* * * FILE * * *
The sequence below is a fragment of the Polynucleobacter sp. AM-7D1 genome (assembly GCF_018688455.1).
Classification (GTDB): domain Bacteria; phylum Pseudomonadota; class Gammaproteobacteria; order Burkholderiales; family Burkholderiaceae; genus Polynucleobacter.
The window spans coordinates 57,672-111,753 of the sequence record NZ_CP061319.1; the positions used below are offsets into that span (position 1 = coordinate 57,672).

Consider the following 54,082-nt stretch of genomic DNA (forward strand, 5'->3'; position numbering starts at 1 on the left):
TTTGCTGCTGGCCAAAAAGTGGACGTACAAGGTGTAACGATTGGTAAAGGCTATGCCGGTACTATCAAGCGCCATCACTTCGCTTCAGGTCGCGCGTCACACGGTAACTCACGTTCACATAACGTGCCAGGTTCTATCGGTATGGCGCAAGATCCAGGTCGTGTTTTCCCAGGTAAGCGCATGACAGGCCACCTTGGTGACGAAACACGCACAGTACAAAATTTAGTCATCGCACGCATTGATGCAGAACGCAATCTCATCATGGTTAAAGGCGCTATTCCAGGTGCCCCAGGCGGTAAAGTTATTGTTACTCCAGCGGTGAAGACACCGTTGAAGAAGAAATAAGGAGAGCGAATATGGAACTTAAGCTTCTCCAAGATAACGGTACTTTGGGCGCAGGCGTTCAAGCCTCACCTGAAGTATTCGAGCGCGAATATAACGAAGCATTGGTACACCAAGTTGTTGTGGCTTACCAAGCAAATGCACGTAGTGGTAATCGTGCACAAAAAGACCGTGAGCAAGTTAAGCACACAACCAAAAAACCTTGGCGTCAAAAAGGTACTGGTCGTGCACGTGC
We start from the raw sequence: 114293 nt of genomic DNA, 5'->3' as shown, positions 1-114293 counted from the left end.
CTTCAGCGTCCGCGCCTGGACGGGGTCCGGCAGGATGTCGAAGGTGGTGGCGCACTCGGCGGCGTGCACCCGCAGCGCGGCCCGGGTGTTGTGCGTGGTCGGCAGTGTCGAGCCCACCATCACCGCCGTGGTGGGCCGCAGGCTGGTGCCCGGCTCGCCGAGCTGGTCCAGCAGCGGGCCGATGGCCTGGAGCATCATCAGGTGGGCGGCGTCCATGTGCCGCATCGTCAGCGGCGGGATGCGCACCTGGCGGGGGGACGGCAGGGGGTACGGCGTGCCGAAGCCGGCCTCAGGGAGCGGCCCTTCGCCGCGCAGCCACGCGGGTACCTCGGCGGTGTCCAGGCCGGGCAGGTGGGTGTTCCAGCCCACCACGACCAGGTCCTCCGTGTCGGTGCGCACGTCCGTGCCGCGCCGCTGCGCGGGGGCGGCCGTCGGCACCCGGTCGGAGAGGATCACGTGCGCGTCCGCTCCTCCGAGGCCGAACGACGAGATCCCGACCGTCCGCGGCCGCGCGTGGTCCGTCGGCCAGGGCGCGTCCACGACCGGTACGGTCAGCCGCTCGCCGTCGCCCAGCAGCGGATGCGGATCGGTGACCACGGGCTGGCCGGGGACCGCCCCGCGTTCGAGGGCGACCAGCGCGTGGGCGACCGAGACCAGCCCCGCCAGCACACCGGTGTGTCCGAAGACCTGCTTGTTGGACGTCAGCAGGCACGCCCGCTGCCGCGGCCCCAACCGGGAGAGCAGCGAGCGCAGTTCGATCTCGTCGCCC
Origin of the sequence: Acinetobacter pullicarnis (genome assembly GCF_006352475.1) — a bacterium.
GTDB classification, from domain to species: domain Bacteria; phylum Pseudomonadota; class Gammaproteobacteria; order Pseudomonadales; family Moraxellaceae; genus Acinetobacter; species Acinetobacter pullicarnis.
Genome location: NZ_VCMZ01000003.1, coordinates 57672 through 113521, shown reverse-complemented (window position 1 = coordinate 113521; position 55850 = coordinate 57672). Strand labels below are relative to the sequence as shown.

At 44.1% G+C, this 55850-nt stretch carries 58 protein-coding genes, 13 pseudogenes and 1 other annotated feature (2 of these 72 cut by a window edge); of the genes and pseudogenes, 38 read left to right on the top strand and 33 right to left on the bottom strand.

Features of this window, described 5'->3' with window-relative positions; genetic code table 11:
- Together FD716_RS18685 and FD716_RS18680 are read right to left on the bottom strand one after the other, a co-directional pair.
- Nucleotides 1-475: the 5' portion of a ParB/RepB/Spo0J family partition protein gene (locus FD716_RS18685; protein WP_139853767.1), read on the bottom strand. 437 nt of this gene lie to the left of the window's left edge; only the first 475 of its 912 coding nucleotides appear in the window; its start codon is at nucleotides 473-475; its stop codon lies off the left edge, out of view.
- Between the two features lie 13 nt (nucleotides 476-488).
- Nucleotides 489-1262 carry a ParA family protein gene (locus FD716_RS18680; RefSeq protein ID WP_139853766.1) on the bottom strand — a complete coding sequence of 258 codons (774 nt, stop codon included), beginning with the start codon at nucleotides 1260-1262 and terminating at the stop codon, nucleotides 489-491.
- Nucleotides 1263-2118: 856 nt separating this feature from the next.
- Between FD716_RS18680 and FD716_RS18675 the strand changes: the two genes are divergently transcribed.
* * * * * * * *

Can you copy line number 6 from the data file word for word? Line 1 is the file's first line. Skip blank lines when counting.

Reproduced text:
We start from the raw sequence: 114293 nt of genomic DNA, 5'->3' as shown, positions 1-114293 counted from the left end.